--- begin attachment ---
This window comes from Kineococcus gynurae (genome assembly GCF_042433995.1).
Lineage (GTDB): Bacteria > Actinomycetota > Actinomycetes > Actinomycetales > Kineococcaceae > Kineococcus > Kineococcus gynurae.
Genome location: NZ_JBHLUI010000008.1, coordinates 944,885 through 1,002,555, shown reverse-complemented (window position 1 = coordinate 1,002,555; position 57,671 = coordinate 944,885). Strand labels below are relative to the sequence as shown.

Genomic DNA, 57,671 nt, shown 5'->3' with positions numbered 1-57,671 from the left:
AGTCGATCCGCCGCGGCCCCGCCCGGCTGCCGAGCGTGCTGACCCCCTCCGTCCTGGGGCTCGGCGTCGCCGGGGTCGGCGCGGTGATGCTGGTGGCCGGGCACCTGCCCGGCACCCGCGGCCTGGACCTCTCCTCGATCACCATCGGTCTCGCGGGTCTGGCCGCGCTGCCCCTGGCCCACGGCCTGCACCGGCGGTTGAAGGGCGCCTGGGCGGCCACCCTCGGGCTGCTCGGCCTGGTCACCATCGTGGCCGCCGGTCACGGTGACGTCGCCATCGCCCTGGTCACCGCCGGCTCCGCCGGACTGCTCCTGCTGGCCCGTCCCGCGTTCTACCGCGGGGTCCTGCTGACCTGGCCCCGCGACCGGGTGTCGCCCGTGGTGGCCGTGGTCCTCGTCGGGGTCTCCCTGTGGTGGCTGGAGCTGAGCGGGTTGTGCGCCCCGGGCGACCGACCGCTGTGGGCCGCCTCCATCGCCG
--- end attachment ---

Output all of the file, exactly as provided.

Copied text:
This window comes from Kineococcus gynurae (genome assembly GCF_042433995.1).
Lineage (GTDB): Bacteria > Actinomycetota > Actinomycetes > Actinomycetales > Kineococcaceae > Kineococcus > Kineococcus gynurae.
Genome location: NZ_JBHLUI010000008.1, coordinates 944,885 through 1,002,555, shown reverse-complemented (window position 1 = coordinate 1,002,555; position 57,671 = coordinate 944,885). Strand labels below are relative to the sequence as shown.

Genomic DNA, 57,671 nt, shown 5'->3' with positions numbered 1-57,671 from the left:
AGTCGATCCGCCGCGGCCCCGCCCGGCTGCCGAGCGTGCTGACCCCCTCCGTCCTGGGGCTCGGCGTCGCCGGGGTCGGCGCGGTGATGCTGGTGGCCGGGCACCTGCCCGGCACCCGCGGCCTGGACCTCTCCTCGATCACCATCGGTCTCGCGGGTCTGGCCGCGCTGCCCCTGGCCCACGGCCTGCACCGGCGGTTGAAGGGCGCCTGGGCGGCCACCCTCGGGCTGCTCGGCCTGGTCACCATCGTGGCCGCCGGTCACGGTGACGTCGCCATCGCCCTGGTCACCGCCGGCTCCGCCGGACTGCTCCTGCTGGCCCGTCCCGCGTTCTACCGCGGGGTCCTGCTGACCTGGCCCCGCGACCGGGTGTCGCCCGTGGTGGCCGTGGTCCTCGTCGGGGTCTCCCTGTGGTGGCTGGAGCTGAGCGGGTTGTGCGCCCCGGGCGACCGACCGCTGTGGGCCGCCTCCATCGCCG